Marcel and Ernestine Bonneau

Spring 2009 CSANews Issue 70  |  Posted date : Apr 30, 2009.Back to list

I'll bet you thought  that all snowbirds fly south for the winter. Not so! Some, in fact quite a few, stay right here in Canada. They fly away from the sub-zero weather, yes. But they go west instead of following our feathered friends to southern climes. Those Canucks who head west usually go as far as possible – to Vancouver Island, British Columbia.  In Manitoba's capital, Winnipeg's main intersection has long been known as one of the coldest spots in the country. So much so that the locals decided to excavate the intersection and build a modern underground centre so  that people could cross Portage and Main in comfort when the mercury headed down each winter. Many, of course, did become snowbirds and flew south around February.

One such couple was Marcel and Ernestine Bonneau. For several years, they spent their winters enjoying Hawaii. Then, with the advancement of senior citizenship, the long flights to the mid-Pacific were becoming less enjoyable. As age progressed, there were increases in insurance costs, so the decision was made to stay home. Not in frosty Winnipeg, but on Vancouver Island. The couple had visited Victoria on a couple of occasions in summer and fall. They decided, why not try a winter stay there, where the weather is moderate, rather than frigid. An escape to the West Coast was the answer.

Marcel and Ernestine have been enjoying their mid-winter break in British Columbia for 10 years now. Victoria's green grass and flowers became very attractive to them. "What we saw in Victoria was an opportunity to see spring really come in on schedule with its weather, its flowers, the green grass."

I asked Marcel if he drove to the West Coast. He replied: "We travel by air to get there.  We leave here in late February with the city in snow and experiencing 40 degrees below!! We arrive in Victoria in two-and-a-half hours looking at crocuses, daffodils, green grass and blooming cherry trees!! My definition of obscenity!!!"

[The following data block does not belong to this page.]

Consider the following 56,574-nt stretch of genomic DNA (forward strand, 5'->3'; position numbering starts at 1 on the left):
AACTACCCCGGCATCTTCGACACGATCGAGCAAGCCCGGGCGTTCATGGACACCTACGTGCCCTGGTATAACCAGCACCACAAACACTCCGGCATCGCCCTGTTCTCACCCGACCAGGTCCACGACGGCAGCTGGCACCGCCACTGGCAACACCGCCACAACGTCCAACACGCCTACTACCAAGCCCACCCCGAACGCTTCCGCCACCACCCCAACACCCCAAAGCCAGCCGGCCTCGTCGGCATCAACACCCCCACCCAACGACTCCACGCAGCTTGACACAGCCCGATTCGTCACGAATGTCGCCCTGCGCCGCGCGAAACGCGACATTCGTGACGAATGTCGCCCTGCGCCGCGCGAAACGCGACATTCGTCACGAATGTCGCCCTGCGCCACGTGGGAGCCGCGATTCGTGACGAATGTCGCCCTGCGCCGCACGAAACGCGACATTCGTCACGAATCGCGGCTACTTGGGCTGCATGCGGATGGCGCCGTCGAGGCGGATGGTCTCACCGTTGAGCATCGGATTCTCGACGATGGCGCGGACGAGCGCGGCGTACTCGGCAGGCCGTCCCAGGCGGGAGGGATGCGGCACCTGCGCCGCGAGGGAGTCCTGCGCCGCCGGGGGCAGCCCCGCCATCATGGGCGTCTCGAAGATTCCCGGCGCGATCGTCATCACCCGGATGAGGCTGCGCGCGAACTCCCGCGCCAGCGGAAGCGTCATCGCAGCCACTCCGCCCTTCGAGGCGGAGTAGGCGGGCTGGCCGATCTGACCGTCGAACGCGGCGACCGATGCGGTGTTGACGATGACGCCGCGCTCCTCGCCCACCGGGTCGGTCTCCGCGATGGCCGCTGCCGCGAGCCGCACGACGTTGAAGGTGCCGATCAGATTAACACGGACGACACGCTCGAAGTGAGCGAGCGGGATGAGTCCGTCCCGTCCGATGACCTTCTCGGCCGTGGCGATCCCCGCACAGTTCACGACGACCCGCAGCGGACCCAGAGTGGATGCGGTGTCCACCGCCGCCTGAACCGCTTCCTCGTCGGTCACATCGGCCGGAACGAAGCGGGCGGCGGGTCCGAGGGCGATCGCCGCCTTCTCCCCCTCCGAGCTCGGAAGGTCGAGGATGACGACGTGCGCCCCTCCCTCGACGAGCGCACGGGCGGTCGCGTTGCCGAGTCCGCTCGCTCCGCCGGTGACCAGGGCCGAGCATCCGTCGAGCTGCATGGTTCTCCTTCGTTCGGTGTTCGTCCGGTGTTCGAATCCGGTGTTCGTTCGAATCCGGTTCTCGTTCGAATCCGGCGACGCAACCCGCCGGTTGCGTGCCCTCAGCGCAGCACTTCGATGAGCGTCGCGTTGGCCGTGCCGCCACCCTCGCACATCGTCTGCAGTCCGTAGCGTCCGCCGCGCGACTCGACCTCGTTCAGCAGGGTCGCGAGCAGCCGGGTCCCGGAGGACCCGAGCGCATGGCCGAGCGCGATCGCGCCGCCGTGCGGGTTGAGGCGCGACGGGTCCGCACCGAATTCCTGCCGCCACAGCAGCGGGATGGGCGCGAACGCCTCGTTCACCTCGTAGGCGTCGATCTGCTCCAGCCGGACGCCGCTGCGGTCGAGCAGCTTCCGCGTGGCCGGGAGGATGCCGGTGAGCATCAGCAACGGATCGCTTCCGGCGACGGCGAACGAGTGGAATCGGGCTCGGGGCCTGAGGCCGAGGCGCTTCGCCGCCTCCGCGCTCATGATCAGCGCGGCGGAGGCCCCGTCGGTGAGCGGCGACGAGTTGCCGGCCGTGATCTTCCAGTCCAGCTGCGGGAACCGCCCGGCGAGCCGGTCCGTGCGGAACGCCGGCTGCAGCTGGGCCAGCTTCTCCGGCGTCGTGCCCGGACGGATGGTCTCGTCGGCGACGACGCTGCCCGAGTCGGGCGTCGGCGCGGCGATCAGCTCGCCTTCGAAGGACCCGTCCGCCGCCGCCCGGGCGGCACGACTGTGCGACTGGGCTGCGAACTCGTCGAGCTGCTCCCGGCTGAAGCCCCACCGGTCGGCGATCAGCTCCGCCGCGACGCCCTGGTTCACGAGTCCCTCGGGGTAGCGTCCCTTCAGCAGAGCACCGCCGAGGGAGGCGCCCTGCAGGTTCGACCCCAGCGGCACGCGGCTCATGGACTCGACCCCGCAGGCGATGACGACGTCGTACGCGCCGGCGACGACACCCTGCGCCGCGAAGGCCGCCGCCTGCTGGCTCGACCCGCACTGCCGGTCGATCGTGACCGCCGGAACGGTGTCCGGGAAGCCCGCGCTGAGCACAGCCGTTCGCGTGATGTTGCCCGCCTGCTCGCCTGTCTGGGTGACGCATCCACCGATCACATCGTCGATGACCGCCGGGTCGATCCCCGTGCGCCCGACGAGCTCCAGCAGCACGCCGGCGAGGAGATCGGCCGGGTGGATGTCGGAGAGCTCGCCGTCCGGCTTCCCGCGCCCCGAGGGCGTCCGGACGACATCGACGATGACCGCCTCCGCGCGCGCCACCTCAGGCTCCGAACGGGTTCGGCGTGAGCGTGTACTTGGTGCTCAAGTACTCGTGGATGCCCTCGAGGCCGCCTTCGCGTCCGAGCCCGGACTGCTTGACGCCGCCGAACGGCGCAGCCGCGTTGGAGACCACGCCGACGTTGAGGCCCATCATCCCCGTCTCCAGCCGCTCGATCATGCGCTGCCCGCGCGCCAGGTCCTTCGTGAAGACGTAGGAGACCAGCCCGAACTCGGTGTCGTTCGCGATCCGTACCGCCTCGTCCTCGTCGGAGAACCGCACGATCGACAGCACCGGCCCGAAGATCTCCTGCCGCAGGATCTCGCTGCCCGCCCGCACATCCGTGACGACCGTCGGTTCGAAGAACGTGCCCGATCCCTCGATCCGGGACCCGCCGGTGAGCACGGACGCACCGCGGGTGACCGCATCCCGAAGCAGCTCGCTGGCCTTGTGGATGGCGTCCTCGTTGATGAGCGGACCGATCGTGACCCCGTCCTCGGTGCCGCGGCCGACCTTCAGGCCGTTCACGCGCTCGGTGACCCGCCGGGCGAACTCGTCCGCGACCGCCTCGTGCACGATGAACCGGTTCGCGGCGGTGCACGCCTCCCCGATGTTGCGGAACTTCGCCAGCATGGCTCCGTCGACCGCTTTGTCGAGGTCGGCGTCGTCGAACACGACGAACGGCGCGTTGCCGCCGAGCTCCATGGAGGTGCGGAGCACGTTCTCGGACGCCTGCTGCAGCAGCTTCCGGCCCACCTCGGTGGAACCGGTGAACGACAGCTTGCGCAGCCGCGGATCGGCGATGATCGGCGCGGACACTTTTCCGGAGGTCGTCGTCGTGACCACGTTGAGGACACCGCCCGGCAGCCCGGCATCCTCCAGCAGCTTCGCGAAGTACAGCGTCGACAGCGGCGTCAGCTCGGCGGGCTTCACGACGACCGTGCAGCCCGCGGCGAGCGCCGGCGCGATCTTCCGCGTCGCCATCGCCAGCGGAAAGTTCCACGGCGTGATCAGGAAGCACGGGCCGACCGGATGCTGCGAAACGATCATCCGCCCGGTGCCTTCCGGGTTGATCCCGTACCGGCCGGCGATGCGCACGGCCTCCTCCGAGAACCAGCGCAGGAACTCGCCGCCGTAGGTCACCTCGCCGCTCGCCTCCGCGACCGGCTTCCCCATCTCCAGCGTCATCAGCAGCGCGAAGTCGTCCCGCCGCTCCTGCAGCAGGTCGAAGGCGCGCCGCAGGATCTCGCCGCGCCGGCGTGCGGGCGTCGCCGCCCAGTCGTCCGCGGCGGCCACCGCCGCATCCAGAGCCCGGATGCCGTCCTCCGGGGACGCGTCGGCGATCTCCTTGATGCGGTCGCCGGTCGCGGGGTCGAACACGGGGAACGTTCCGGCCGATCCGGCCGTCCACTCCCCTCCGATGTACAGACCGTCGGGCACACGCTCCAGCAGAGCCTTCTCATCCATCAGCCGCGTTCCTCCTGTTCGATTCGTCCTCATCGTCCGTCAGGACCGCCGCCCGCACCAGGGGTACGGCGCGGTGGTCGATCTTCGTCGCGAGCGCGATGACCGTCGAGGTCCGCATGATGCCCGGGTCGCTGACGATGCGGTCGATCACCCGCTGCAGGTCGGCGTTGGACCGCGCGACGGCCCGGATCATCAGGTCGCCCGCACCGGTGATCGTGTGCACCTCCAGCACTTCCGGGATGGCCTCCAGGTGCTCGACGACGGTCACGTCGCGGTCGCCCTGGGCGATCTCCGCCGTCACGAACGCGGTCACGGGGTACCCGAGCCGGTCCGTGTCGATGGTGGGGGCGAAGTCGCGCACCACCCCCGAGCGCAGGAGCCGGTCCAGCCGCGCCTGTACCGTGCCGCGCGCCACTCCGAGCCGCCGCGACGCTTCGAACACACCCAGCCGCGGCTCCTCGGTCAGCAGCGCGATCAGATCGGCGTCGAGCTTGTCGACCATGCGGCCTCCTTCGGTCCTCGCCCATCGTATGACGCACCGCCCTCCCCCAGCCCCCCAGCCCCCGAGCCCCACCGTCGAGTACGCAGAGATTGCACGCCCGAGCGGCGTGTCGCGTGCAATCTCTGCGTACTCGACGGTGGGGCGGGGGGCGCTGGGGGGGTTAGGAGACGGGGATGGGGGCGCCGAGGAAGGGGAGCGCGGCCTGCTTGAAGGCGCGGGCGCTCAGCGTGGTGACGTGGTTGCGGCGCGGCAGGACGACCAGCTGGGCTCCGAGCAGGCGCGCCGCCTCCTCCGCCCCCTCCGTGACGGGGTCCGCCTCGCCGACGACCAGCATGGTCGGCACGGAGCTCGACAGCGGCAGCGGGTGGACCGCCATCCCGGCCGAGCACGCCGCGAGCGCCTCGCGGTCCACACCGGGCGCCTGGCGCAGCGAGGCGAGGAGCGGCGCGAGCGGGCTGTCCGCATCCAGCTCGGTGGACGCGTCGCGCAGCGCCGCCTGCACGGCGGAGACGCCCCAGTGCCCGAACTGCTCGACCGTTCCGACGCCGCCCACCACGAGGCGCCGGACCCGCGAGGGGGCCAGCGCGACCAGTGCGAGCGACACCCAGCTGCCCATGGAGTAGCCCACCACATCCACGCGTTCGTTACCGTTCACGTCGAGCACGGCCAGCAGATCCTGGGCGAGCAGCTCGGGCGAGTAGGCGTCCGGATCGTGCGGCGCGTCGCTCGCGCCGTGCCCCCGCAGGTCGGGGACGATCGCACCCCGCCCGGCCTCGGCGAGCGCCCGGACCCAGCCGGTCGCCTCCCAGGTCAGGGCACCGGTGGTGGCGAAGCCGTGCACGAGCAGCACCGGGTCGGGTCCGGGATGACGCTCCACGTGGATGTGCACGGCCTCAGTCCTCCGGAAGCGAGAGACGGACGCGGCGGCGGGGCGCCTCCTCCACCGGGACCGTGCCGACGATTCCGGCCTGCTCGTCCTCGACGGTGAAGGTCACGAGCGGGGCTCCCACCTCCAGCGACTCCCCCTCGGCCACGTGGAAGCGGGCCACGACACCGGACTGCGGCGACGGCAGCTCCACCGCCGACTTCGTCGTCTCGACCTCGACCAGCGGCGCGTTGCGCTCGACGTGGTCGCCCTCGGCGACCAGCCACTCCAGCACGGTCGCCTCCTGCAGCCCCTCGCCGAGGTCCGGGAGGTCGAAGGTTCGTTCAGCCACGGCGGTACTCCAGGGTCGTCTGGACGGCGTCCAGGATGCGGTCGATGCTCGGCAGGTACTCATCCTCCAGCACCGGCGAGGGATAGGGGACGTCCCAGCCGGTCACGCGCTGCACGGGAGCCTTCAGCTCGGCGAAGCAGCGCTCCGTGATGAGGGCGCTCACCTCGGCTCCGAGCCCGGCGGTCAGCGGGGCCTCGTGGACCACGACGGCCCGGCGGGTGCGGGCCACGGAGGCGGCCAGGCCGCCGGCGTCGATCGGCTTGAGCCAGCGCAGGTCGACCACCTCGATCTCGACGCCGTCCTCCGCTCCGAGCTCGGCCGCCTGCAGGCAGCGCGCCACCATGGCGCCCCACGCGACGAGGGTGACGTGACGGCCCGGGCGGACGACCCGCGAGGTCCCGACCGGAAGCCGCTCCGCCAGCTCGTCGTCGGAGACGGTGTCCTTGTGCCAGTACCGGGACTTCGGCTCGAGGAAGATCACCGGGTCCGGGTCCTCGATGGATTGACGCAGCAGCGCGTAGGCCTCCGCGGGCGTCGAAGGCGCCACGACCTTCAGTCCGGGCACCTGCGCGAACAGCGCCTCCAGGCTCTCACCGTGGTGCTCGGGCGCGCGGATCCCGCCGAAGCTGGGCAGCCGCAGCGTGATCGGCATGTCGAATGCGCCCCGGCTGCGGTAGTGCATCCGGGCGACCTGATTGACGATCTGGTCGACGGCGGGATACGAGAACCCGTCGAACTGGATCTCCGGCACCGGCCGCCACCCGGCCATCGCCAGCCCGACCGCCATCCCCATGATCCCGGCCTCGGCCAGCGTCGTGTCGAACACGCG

As far as driving is concerned, Marcel said that in his experience, those who take their car find the mountains to be quite a challenge and difficult. Not only that, but many hotels provide vans for their clients. Victoria is a relatively small community and the hotel drivers can take you anywhere within the city in about 10 minutes. There is really no need to have your own car.

Getting the right type of accommodation is key to having a successful stay. Location and facilities become critical. In the Royal Scot Suite Hotel, there is a choice: studio type, one-bedroom or two-bedroom suites. The Bonneaus rent a fully equipped one-bedroom suite for their stay. "As to additional costs," Marcel said, "we have two more: airfare (partly subsidized by Air Miles rewards) and billeting our cat in a kennel!!"

The Royal Scot is located one block from the Inner Harbour next to the Legislative Buildings with van service to anywhere within Victoria itself (10 or so blocks from the hotel) available from 7 a.m. to 10 p.m. Another plus: if one stays  for a minimum of one month and one day, the provincial hotel sales tax is cancelled.

So far as facilities are concerned, The Royal Scot has an indoor swimming pool and phys-ed exercise equipment. In addition, there is a full activity program for long-stay guests: bus trips, tea parties, a wine-and-cheese party, musical entertainment, lectures, movies, exercise programs, golf, pool and billiard competitions. In addition to the recreational programs provided by the hotel at no additional charge, Victoria has very good restaurants, good theatre, museums, concerts, historical walk-about programs, whale sightings, fishing, golf  and tours, all of which are available at  a cost.

Marcel added "Since we live in Winnipeg in an apartment complex made up of condos, we  just close the door!! However our children, friends and neighbours come in to water the plants and check the suite for heat, etc.!!"

"While at the Royal Scot for 10 winter stays so far, we have made friends with Canadians from all sections of Canada through the activity programs at the hotel. These contacts continue through e-mails when we return home!! We look forward to renewing acquaintances each year!! We do get family and friends visiting – usually weekends. We are lucky in having an adjoining hotel room next to our suite which is also directly connected!!"

To paraphrase Horace Greeley, "Go west young (at heart) snowbirds." There is a lot of fun waiting for you right here on Canada's West Coast. The Bonneaus have been enjoying their winters there for the past 10 years.